Stories are a popular feature on most major social media websites, including Facebook itself. And Instagram (which is owned by Facebook) already allows its users to curate and group posts about whatever they want, including personal projects, hobbies and interests, through their story highlights.

So Facebook created a product that was already made redundant by their existing properties. What is experimental about that, exactly?

Hobbi originally drew comparisons to Pinterest. Both are like digital scrapbooks; Pinterest is a platform for content that inspires creativity, and Hobbi creates progress reports for creative undertakings.

One could also compare Hobbi to the underperforming video streaming platform, Quibi, which recently became infamous for its ostentatious ad campaign, aggressively flaunted celebrity cameos, and ultimately, its overwhelming failure.

Jeffery Katzenberg, Quibi cofounder of Disney and Dreamworks fame, blamed the coronavirus pandemic for Quibi’s flop – a questionable claim, considering just how much free time many have had to binge Netflix’s Tiger King during the lockdown.

The same could be said about Hobbi. People have been taking on projects like crazy in the time that has Hobbi been on the market. Quarantine cabin fever has us baking, crafting, painting, cleaning, and redecorating like never before. Yet Hobbi went nearly untouched.

Nobody used it because nobody needed it. Surely some cursory research would have demonstrated this?

One conclusion is that the app itself was the research – that Facebook’s NPE team isn’t really creating finished products, but rather testing the waters for potential new ones. (Could this framing be an elegant form of damage control, though? It’s easier to say “I meant to do that!” than it is to admit failure, especially in business.)

Still, creating throwaway apps in a bloated industry feels like cheating, whether it was meant for research purposes or not. There are plenty of indie app developers who create great tools with way less funding. Filling app marketplaces with lemons makes it harder for folks to find those gems.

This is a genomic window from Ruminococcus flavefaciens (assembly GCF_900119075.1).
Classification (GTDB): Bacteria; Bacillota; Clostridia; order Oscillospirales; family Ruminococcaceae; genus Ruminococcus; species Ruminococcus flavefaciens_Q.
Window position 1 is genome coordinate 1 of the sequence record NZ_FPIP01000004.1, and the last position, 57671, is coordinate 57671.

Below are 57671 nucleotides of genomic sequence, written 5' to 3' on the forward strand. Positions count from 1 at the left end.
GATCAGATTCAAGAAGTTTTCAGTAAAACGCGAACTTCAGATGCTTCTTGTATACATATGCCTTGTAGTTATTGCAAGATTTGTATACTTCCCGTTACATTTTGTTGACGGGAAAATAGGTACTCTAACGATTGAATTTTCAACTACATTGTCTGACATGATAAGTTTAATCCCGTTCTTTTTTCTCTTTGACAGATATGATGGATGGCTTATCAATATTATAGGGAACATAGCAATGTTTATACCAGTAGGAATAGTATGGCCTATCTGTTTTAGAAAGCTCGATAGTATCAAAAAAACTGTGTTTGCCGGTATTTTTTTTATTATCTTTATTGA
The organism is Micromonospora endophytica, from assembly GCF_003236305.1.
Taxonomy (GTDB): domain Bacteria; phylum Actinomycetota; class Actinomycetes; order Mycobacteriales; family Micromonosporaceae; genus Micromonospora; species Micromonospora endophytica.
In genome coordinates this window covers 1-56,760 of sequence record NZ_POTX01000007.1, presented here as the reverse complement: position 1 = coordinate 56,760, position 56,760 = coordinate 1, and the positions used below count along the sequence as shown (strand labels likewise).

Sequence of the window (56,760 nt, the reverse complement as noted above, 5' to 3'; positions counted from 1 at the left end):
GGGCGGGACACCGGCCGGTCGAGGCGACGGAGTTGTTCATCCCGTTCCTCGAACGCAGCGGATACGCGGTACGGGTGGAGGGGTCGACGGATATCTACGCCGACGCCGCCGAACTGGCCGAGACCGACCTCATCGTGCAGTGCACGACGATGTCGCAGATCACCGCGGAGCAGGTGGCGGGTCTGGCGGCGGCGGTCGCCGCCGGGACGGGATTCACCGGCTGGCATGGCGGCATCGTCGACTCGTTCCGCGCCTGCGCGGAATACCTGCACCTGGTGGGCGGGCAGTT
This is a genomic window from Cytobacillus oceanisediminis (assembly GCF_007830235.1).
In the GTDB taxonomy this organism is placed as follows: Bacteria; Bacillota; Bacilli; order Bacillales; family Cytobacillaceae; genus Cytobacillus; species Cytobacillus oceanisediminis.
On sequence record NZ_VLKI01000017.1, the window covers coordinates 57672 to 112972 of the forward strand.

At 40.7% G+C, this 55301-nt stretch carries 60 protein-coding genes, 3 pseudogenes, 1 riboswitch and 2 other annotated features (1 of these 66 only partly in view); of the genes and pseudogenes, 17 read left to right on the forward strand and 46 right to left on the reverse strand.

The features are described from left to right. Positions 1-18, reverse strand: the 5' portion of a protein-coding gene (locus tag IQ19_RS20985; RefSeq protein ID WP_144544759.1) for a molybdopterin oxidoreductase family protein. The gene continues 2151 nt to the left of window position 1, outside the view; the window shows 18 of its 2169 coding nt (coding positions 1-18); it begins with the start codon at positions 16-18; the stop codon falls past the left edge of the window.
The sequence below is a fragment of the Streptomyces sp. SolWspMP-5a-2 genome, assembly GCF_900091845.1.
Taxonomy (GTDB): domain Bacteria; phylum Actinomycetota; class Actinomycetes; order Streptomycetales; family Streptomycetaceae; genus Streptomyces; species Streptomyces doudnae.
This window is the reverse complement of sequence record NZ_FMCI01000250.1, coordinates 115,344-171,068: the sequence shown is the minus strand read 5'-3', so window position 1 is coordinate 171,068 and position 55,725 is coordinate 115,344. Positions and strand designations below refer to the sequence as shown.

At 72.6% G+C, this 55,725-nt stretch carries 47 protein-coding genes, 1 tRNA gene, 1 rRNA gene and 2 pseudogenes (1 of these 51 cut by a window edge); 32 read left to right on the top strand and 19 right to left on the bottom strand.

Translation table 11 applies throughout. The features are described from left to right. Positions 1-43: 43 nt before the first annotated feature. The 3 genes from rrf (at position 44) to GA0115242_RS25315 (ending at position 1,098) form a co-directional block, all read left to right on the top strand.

Either way, hopefully we will see some original ideas coming from Facebook’s NPE Team moving forward, because this was clearly a disappointment.

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Social Media

Can Twitter ever secure data privacy, like even once?

(SOCIAL MEDIA) Twitter releases private information affecting already hurting businesses, should this even be a surprise anymore? They have a history of privacy breaches.



twitter privacy

Dear Twitter,

I don’t know if you’ve seen the news within the past two years, but Facebook’s been under continuous scrutiny for privacy malpractices that affected millions of its users, so unless your goal is to be the next social network to infringe upon our first amendment right to privacy, I suggest you GET IT TOGETHER!

Over the weekend, users, specifically businesses, realized their billing information was being stored in their browsers cache. This is devastating news for business owners who rely on Twitter to promote their product, or stay in touch with their customers, who over the recent months have already faced monumental challenges. It is hard as a business owner to not feel this is an intentional overreach of privacy.

In an age where we have actual robots to vacuum our floors, and 3D printing, I speak for the people when I say this is unacceptable.

This isn’t the first time Twitter has been caught privacy breaching. A little over a year ago, Twitter announced that they were fixing a bug, many weren’t even aware of, that released phone numbers, location, and other personal data. AND GET THIS, even those who selected the option to keep their information private were affected, so what the hell is the point of asking us our preference in the first place?!!!

What about the time that Twitter accounts could be highjacked by ISIS and used to spread propaganda? All because Twitter didn’t require an email confirmation for account access. Or what about when Twitter stored your passwords in plaintext instead of something easily more secure. Flaws like these show a distinct ability of Twitter to just half ass things; to make it work, but not think about how to keep the users safe.

Like I said in the beginning, get it together Twitter.